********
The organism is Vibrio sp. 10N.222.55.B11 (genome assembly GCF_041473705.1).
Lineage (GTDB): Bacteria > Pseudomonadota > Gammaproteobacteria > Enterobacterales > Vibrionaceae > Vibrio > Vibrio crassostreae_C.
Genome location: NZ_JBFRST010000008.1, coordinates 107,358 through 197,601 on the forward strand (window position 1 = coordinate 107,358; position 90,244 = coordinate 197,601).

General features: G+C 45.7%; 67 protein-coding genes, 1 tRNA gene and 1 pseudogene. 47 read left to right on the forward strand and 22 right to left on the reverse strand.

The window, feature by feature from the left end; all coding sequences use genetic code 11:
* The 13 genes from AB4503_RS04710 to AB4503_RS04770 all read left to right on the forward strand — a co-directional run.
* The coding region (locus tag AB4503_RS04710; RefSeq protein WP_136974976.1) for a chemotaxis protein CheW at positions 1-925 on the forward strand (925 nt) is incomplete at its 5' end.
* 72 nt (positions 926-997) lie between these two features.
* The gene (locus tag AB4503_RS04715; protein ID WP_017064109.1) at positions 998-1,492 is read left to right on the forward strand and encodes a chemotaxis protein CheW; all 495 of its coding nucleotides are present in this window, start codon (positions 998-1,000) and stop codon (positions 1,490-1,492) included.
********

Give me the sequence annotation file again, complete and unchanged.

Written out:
The organism is Vibrio sp. 10N.222.55.B11 (genome assembly GCF_041473705.1).
Lineage (GTDB): Bacteria > Pseudomonadota > Gammaproteobacteria > Enterobacterales > Vibrionaceae > Vibrio > Vibrio crassostreae_C.
Genome location: NZ_JBFRST010000008.1, coordinates 107,358 through 197,601 on the forward strand (window position 1 = coordinate 107,358; position 90,244 = coordinate 197,601).

General features: G+C 45.7%; 67 protein-coding genes, 1 tRNA gene and 1 pseudogene. 47 read left to right on the forward strand and 22 right to left on the reverse strand.

The window, feature by feature from the left end; all coding sequences use genetic code 11:
* The 13 genes from AB4503_RS04710 to AB4503_RS04770 all read left to right on the forward strand — a co-directional run.
* The coding region (locus tag AB4503_RS04710; RefSeq protein WP_136974976.1) for a chemotaxis protein CheW at positions 1-925 on the forward strand (925 nt) is incomplete at its 5' end.
* 72 nt (positions 926-997) lie between these two features.
* The gene (locus tag AB4503_RS04715; protein ID WP_017064109.1) at positions 998-1,492 is read left to right on the forward strand and encodes a chemotaxis protein CheW; all 495 of its coding nucleotides are present in this window, start codon (positions 998-1,000) and stop codon (positions 1,490-1,492) included.